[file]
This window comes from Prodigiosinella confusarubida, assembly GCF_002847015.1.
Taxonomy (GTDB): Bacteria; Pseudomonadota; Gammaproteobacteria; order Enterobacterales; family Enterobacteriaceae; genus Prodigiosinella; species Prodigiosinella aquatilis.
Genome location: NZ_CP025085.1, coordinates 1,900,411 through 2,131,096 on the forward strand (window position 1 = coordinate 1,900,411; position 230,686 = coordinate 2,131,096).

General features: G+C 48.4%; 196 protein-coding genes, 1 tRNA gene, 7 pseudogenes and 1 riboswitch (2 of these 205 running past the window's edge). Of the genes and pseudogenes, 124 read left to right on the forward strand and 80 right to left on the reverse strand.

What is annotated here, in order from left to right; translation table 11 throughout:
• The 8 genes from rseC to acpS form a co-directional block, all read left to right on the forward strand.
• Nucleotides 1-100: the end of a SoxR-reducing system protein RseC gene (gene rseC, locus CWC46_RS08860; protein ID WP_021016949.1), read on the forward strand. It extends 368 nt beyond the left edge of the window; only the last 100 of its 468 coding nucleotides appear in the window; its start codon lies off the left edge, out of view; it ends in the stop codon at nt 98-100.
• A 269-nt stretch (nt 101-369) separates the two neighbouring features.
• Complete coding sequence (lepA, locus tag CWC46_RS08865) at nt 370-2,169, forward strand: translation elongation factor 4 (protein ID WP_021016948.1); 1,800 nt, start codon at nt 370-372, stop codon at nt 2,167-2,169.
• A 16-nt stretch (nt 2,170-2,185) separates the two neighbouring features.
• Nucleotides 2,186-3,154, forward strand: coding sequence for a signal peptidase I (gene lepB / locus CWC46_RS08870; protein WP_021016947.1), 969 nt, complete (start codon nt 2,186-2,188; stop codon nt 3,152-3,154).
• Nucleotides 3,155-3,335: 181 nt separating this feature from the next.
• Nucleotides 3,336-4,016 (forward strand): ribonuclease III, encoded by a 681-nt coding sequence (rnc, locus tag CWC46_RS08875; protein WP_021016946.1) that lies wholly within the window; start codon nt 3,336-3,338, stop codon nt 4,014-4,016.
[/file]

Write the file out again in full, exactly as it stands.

This window comes from Prodigiosinella confusarubida, assembly GCF_002847015.1.
Taxonomy (GTDB): Bacteria; Pseudomonadota; Gammaproteobacteria; order Enterobacterales; family Enterobacteriaceae; genus Prodigiosinella; species Prodigiosinella aquatilis.
Genome location: NZ_CP025085.1, coordinates 1,900,411 through 2,131,096 on the forward strand (window position 1 = coordinate 1,900,411; position 230,686 = coordinate 2,131,096).

General features: G+C 48.4%; 196 protein-coding genes, 1 tRNA gene, 7 pseudogenes and 1 riboswitch (2 of these 205 running past the window's edge). Of the genes and pseudogenes, 124 read left to right on the forward strand and 80 right to left on the reverse strand.

What is annotated here, in order from left to right; translation table 11 throughout:
• The 8 genes from rseC to acpS form a co-directional block, all read left to right on the forward strand.
• Nucleotides 1-100: the end of a SoxR-reducing system protein RseC gene (gene rseC, locus CWC46_RS08860; protein ID WP_021016949.1), read on the forward strand. It extends 368 nt beyond the left edge of the window; only the last 100 of its 468 coding nucleotides appear in the window; its start codon lies off the left edge, out of view; it ends in the stop codon at nt 98-100.
• A 269-nt stretch (nt 101-369) separates the two neighbouring features.
• Complete coding sequence (lepA, locus tag CWC46_RS08865) at nt 370-2,169, forward strand: translation elongation factor 4 (protein ID WP_021016948.1); 1,800 nt, start codon at nt 370-372, stop codon at nt 2,167-2,169.
• A 16-nt stretch (nt 2,170-2,185) separates the two neighbouring features.
• Nucleotides 2,186-3,154, forward strand: coding sequence for a signal peptidase I (gene lepB / locus CWC46_RS08870; protein WP_021016947.1), 969 nt, complete (start codon nt 2,186-2,188; stop codon nt 3,152-3,154).
• Nucleotides 3,155-3,335: 181 nt separating this feature from the next.
• Nucleotides 3,336-4,016 (forward strand): ribonuclease III, encoded by a 681-nt coding sequence (rnc, locus tag CWC46_RS08875; protein WP_021016946.1) that lies wholly within the window; start codon nt 3,336-3,338, stop codon nt 4,014-4,016.